Uber teams up with law enforcement for safer communities
In light of the COVID-19 pandemic, the portal for Uber Law Enforcement Operations is now equipped to receive and respond to requests for information from public health departments conducting contact tracing investigations
According to Uber, it sees an average of 18 million trips a day and, as it is a technology transportation company whose platform physically integrates into its communities, data from the Uber platform can and has helped law enforcement solve an array of criminal investigations.
“Whether it is finding a wanted fugitive, identifying a person who is targeting children, locating a missing juvenile, or contacting a rider or driver who may have been a witness to a violent crime, Uber is committed to working with law enforcement to make the communities we operate in safer,” the company states.
As Uber grows and expands into new areas of opportunity, it notes it is “paramount that safety continues to be a top priority.” Part of that effort was the creation of Uber’s Law Enforcement Operations team. The team’s goal is to “make Uber the mobility platform law enforcement trusts the most via engagement, partnership and response.”
Uber Law Enforcement Operations consists of two teams, Outreach and Response. The Outreach team is made up of former law enforcement professionals turned regional liaisons whose primary responsibility is to engage and partner with law enforcement at all levels. The team achieves these objectives by educating law enforcement on how Uber works as a platform, the data captured and how to obtain that data during a criminal investigation or critical incident.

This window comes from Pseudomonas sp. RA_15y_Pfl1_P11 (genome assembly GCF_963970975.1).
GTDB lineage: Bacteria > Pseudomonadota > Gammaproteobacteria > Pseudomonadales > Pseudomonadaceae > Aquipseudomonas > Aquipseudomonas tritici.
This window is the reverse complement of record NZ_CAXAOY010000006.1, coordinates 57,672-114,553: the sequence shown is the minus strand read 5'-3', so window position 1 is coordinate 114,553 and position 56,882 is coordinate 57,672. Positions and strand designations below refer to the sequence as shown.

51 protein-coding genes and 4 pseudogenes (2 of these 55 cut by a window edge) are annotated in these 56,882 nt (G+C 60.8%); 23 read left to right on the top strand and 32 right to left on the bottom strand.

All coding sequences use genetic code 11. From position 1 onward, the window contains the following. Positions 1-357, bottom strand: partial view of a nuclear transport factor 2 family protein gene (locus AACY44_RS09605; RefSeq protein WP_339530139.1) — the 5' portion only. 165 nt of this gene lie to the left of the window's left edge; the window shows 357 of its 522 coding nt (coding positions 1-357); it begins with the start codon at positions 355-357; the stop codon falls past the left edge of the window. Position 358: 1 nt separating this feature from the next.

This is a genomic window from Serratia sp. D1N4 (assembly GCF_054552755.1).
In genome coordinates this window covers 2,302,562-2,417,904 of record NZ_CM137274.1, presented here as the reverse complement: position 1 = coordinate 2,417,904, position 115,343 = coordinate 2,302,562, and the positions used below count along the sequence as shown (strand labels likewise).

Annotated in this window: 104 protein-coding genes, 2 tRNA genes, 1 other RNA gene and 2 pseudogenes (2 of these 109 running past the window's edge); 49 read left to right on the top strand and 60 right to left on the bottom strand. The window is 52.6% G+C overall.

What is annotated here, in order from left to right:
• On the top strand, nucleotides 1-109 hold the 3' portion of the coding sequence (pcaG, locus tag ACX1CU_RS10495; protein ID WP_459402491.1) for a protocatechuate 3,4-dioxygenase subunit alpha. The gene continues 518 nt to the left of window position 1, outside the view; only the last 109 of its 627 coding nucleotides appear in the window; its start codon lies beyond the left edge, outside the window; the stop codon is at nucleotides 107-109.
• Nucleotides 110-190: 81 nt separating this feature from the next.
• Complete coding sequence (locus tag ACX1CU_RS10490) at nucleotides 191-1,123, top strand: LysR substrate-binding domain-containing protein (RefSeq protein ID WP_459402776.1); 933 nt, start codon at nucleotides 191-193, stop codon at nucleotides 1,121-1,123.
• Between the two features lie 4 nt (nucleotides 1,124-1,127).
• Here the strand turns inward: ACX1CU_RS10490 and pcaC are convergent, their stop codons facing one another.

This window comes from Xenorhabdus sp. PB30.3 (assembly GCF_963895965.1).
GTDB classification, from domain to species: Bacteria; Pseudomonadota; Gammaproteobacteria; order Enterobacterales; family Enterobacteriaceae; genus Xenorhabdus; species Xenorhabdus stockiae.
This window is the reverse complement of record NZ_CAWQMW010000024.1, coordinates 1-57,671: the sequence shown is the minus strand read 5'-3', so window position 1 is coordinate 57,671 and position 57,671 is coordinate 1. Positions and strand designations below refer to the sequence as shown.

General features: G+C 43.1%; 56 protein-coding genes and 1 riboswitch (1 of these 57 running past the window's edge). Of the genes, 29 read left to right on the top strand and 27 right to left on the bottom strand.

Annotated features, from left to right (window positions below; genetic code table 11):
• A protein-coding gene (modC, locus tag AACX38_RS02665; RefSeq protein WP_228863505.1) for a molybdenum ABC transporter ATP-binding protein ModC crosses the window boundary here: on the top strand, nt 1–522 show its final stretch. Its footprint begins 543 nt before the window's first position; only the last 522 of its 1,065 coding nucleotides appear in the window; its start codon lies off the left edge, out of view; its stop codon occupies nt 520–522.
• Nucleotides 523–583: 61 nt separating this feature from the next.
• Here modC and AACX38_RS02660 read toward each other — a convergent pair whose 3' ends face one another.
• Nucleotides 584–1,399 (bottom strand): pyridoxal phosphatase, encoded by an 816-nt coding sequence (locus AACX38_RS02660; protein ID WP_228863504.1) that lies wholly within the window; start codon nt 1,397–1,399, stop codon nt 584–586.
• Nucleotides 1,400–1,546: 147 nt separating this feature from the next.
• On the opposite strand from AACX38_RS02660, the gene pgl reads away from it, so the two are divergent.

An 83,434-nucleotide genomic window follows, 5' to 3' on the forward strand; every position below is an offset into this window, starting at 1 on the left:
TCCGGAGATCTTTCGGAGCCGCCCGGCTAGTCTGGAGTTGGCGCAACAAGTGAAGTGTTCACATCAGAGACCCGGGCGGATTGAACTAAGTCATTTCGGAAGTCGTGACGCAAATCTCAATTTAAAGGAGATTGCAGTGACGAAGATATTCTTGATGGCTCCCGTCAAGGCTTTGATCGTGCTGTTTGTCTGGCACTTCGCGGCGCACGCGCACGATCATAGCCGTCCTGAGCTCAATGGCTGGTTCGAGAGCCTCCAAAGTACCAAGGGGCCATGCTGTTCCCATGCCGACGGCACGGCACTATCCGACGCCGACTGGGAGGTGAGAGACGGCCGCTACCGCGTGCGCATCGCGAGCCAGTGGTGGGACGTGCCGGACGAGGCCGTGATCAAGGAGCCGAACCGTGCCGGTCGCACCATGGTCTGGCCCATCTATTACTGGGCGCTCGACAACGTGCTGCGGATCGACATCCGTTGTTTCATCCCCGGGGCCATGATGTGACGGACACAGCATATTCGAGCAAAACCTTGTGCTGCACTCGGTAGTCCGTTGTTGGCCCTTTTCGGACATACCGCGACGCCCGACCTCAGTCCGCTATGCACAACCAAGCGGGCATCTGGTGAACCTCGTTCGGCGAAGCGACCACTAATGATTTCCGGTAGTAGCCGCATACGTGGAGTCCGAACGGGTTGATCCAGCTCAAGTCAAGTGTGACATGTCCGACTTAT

The other component is the Law Enforcement Response Team. Their primary responsibility is to respond to law enforcement requests for information — whether it’s an emergency situation or a legal process request. This team operates on 24/7 basis with personnel around the world working in concert with one another.
The Law Enforcement Response Team manages legal process and emergency requests utilizing Uber’s online portal: www.lert.uber.com. The Response Team will validate law enforcement credentials based on the information provided by the officer or agent submitting a request. The portal contains Uber’s legal guidelines for data requests and frequently asked questions.
“The response team has been a crucial partner in assisting law enforcement around the world with providing information during critical incidents such as the Easter terrorist attacks in Sri Lanka and the Route 91 shooting in Las Vegas,” the company states.
Recently, Uber Law Enforcement Operations added a much-needed feature to the portal in light of the COVID-19 pandemic. The portal is now equipped to receive and respond to requests for information from public health departments conducting contact tracing investigations. The portal includes resources and instructions on the process for public health departments to submit their requests through the portal. The response team has been responding to public health requests for several months now, even before the initial spread of COVID-19.
To learn more about Uber’s LERT team and how Uber’s data can be used during an investigation, contact a regional liaison. For example, Nick Pailthorpe is based in Toronto and is helping build and lead Uber Canada’s Law Enforcement Operations Team in conjunction with the global head office in San Francisco.
Before joining Uber in Canada, Pailthorpe spent three years in Amsterdam covering Europe, Africa, and the Middle East for Uber in the same role.
Pailthorpe was formally a detective in the Metropolitan Police, U.K., where he worked for 10 years in various specialist commands. Towards the end of his service, he worked in the Metropolitan Police Cyber Crime Unit, where he was a digital media and fraud investigator. If you are interested in scheduling a training, email Pailthorpe at firstname.lastname@example.org.